Consistency, of course, can come in many forms, but Self is hopeful Selden found something — comfort, confidence? — during a gold medal-winning stay at the World University Games last summer. Self’s faith is bolstered by numbers. In 10 games against international competition — including exhibition games against Canada — Selden averaged 18.9 points and 6.5 rebounds, averaging 34 minutes. More impressive: After shooting 39.5 percent from inside the three-point line as a sophomore, Selden increased that clip to nearly 60 percent in Gwangju, South Korea.
Selden views the summer performance in a simplified manner. On a team that competed without Svi Mykhailiuk, Devonte’ Graham, Brannen Greene and freshman big man Cheick Diallo, the Jayhawks needed offense.
“I knew I was going to have to score,” Selden says. “We have a lot of young guys. We have Perry, we have Frank. But I knew I was going to have to score, and coach made it apparent before we went over there.”
Forgive Jamari Traylor if his memory is a little fuzzy. He’s a fifth-year senior. He’s had more than a dozen teammates or so during his years at Kansas. He’s been through this four times now, the early-season routine, the exhibition games, the season opener and a November trip to the Champions Classic, the marquee event that serves as college basketball’s unofficial national christening.
So as Taylor sat inside Allen Fieldhouse on Thursday afternoon, his mind drew a blank for a moment. As the topic of the Champions Classic came up, he could not recall last year’s showdown against Kentucky. He instead jumped back two years to a victory over Duke.
“We played against Duke and we won,” he said, correcting a question about Kentucky.
A moment later, it hit him: The 72-40 Kentucky demolition in Indianapolis. The brutal practice the next day. The loss that caused Kansas coach Bill Self to jokingly hope his postgame drink was premium vodka.
“Ah yeah,” Traylor said. “As you can see, that’s not even in my head anymore.”
Adidas has unveiled a collection of monochrome black and white uniforms to welcome the start of the 2015–2016 college basketball season, a new set of uniforms that the company has dubbed “iced out” due to the reflective finish that illuminates when hit with a camera flash.
The uniforms for Arizona State, Indiana, Texas A&M, Kansas, Louisville, Miami, Nebraska and UCLA feature a diamond pattern—inspired by basketball nets, says Adidas—with a reflective finish running along the sides of the jersey top and shorts.
“Pay Heed. The game you love began here. Respect those who came before you. Make their legacy your own. Because destiny favors the dedicated. And rings don’t replace work. In this game you don’t get what you want. You get what you earn. We are Kansas. Together we rise. Rock Chalk Jayhawk!”
Big 12/College News
Tacko Fall, a 7-foot-6 freshman at Central Florida, has been granted an academic waiver by the NCAA and has been cleared to play in the Knights' opener, coach Donnie Jones told ESPN on Friday.
"I'm so happy for Tacko. He handled this with such humility, and we're so thankful the NCAA understands his story," Jones told ESPN.
The Knights open the season at Davidson on Saturday night.
Fall's guardian for the past two years, Amanda Wettstein, told ESPN on Tuesday that they were prepared to sue the NCAA if the waiver wasn't granted.
He is a 6-foot-8 power forward who likely will be at Kansas for four years, a high-motor scorer with ties to Kansas City. With this in mind, KU men’s basketball coach Bill Self calls Mitch Lightfoot, the Jayhawks’ latest signee, a “great fit.”
Lightfoot, a native of Tucscon, Ariz., officially signed his letter of intent on Thursday afternoon, becoming the first member of Kansas’ 2016 recruiting class. Self has visions of a four-man recruiting class, and if history is any precedent, the Jayhawks will likely land more highly-touted players than Lightfoot, who is ranked as the nation’s 117th best recruit by Rivals.com.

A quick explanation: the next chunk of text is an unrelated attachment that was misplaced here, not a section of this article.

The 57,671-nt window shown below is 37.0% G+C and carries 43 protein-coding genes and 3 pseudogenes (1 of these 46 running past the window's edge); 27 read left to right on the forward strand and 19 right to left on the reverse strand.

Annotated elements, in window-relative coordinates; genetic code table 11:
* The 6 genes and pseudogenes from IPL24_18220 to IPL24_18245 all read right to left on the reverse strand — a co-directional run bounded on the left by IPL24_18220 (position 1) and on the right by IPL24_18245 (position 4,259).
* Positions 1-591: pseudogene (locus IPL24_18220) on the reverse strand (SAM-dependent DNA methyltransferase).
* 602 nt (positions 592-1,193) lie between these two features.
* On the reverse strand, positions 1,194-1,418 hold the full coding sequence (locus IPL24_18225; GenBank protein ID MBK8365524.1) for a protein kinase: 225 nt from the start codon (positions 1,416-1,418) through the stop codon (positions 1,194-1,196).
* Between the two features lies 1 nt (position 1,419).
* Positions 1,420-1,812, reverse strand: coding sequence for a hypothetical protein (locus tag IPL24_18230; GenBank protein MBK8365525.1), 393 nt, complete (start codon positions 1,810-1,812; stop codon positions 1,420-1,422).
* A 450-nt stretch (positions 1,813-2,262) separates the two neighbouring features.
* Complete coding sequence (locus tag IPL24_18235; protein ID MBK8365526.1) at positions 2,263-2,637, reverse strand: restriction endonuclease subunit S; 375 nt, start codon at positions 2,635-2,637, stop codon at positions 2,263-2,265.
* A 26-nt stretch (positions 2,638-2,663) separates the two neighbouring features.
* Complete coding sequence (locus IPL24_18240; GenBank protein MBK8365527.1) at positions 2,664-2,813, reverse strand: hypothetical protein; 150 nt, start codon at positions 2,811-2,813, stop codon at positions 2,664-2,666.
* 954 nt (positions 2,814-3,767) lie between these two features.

But for the moment, Lightfoot is the first piece locked into place, and Self is bullish on his future.
“Mitch is one of those guys at 6-foot-8 that can play the power forward position and maybe even a little small forward in time,” Self said in a release. “He gives us great versatility and is a guy that knows how to play with other good players. He will develop himself into one of the premier players in our program.”
Self said he’d like to sign four players this recruiting year.
“We have to sign some size,” Self said. “Losing Hunter (Mickelson), Jamari (Traylor) and Perry (Ellis) and then with a great chance of someone else will probably leave early, we’re probably looking at replacing four of our top big guys up front. Even though our backcourt are underclassmen, we anticipate that at least one of those guys will have the opportunity to maybe move on to the next level after the completion of this season.”
Of his signing, Lightfoot said: “It’s a thrill to fulfill my dreams and now start new ones.”
Recruiting: Thon Maker, a 7-foot senior center from Orangeville Prep in Mono, Ontario, will attend tonight’s KU-Northern Colorado game on an unofficial visit, Jayhawkslant.com reports. Maker is also considering Kentucky, Indiana, Notre Dame, Arizona State and St. John’s. Maker, who was born in Sudan and grew up in Australia, has said he will announce in April. He’s not currently ranked because he was originally in the Class of 2015 ... De’Aaron Fox, a 6-3 guard from Katy, Texas, on Thursday chose Kentucky over KU, Louisville and LSU.
Six schools are working hardest to get Thon Maker at the present time.
“Arizona St, Indiana, Kansas, Kentucky, Notre Dame and St. John’s,” Maker said on ESPNU on Thursday.
When Maker was asked about his thoughts about going to college next year instead of pursuing a pro career, he said that it was likely he will end up on a college campus next year.
“Most likely,” Maker said. “I am, yeah, but I’m not thinking about pro in terms of going overseas and that, but I’m thinking about college.”
Recruiting Calendar (updated for 2015-16)
Late Night in the Phog
Bill Self Camp KU Alumni games
60 Years of AFH Celebration
Legends of the Phog game
2011-12 Final Border War
KC Prep Invitational
and more, now on YouTube